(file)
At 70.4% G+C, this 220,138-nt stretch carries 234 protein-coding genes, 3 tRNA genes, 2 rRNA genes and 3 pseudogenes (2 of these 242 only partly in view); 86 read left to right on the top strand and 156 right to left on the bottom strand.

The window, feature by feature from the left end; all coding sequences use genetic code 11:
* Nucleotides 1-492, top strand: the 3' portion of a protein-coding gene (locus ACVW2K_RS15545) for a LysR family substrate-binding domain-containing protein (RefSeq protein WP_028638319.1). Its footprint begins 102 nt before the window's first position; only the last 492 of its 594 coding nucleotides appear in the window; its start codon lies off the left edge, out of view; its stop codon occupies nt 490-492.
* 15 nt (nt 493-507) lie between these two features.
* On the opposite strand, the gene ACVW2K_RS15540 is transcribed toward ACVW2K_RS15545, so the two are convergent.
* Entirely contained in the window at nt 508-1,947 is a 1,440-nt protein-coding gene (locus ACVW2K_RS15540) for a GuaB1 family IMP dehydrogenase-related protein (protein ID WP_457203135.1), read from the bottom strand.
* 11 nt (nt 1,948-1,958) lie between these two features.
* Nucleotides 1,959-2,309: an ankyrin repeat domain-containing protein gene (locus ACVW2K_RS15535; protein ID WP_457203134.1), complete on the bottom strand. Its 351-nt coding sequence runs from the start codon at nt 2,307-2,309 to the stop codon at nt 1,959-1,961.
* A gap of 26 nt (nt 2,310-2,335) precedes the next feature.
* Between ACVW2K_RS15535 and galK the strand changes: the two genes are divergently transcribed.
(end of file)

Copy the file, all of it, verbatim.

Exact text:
At 70.4% G+C, this 220,138-nt stretch carries 234 protein-coding genes, 3 tRNA genes, 2 rRNA genes and 3 pseudogenes (2 of these 242 only partly in view); 86 read left to right on the top strand and 156 right to left on the bottom strand.

The window, feature by feature from the left end; all coding sequences use genetic code 11:
* Nucleotides 1-492, top strand: the 3' portion of a protein-coding gene (locus ACVW2K_RS15545) for a LysR family substrate-binding domain-containing protein (RefSeq protein WP_028638319.1). Its footprint begins 102 nt before the window's first position; only the last 492 of its 594 coding nucleotides appear in the window; its start codon lies off the left edge, out of view; its stop codon occupies nt 490-492.
* 15 nt (nt 493-507) lie between these two features.
* On the opposite strand, the gene ACVW2K_RS15540 is transcribed toward ACVW2K_RS15545, so the two are convergent.
* Entirely contained in the window at nt 508-1,947 is a 1,440-nt protein-coding gene (locus ACVW2K_RS15540) for a GuaB1 family IMP dehydrogenase-related protein (protein ID WP_457203135.1), read from the bottom strand.
* 11 nt (nt 1,948-1,958) lie between these two features.
* Nucleotides 1,959-2,309: an ankyrin repeat domain-containing protein gene (locus ACVW2K_RS15535; protein ID WP_457203134.1), complete on the bottom strand. Its 351-nt coding sequence runs from the start codon at nt 2,307-2,309 to the stop codon at nt 1,959-1,961.
* A gap of 26 nt (nt 2,310-2,335) precedes the next feature.
* Between ACVW2K_RS15535 and galK the strand changes: the two genes are divergently transcribed.